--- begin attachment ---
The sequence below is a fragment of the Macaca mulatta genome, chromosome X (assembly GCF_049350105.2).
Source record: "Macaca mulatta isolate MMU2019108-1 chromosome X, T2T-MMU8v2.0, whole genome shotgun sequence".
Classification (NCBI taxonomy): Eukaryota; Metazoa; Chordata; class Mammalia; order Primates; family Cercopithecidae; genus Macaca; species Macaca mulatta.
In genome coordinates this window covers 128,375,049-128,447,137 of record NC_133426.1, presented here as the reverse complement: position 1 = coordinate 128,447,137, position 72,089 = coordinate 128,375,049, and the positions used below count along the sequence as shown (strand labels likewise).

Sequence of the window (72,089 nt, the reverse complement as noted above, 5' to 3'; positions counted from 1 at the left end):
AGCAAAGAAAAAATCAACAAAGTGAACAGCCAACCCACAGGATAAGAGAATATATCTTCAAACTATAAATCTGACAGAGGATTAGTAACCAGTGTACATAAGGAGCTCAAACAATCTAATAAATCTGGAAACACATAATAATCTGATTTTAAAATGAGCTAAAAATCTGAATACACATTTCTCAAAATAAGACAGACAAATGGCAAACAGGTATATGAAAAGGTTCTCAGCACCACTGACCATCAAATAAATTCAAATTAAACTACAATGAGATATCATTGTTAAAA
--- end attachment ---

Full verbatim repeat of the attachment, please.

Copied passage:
The sequence below is a fragment of the Macaca mulatta genome, chromosome X (assembly GCF_049350105.2).
Source record: "Macaca mulatta isolate MMU2019108-1 chromosome X, T2T-MMU8v2.0, whole genome shotgun sequence".
Classification (NCBI taxonomy): Eukaryota; Metazoa; Chordata; class Mammalia; order Primates; family Cercopithecidae; genus Macaca; species Macaca mulatta.
In genome coordinates this window covers 128,375,049-128,447,137 of record NC_133426.1, presented here as the reverse complement: position 1 = coordinate 128,447,137, position 72,089 = coordinate 128,375,049, and the positions used below count along the sequence as shown (strand labels likewise).

Sequence of the window (72,089 nt, the reverse complement as noted above, 5' to 3'; positions counted from 1 at the left end):
AGCAAAGAAAAAATCAACAAAGTGAACAGCCAACCCACAGGATAAGAGAATATATCTTCAAACTATAAATCTGACAGAGGATTAGTAACCAGTGTACATAAGGAGCTCAAACAATCTAATAAATCTGGAAACACATAATAATCTGATTTTAAAATGAGCTAAAAATCTGAATACACATTTCTCAAAATAAGACAGACAAATGGCAAACAGGTATATGAAAAGGTTCTCAGCACCACTGACCATCAAATAAATTCAAATTAAACTACAATGAGATATCATTGTTAAAA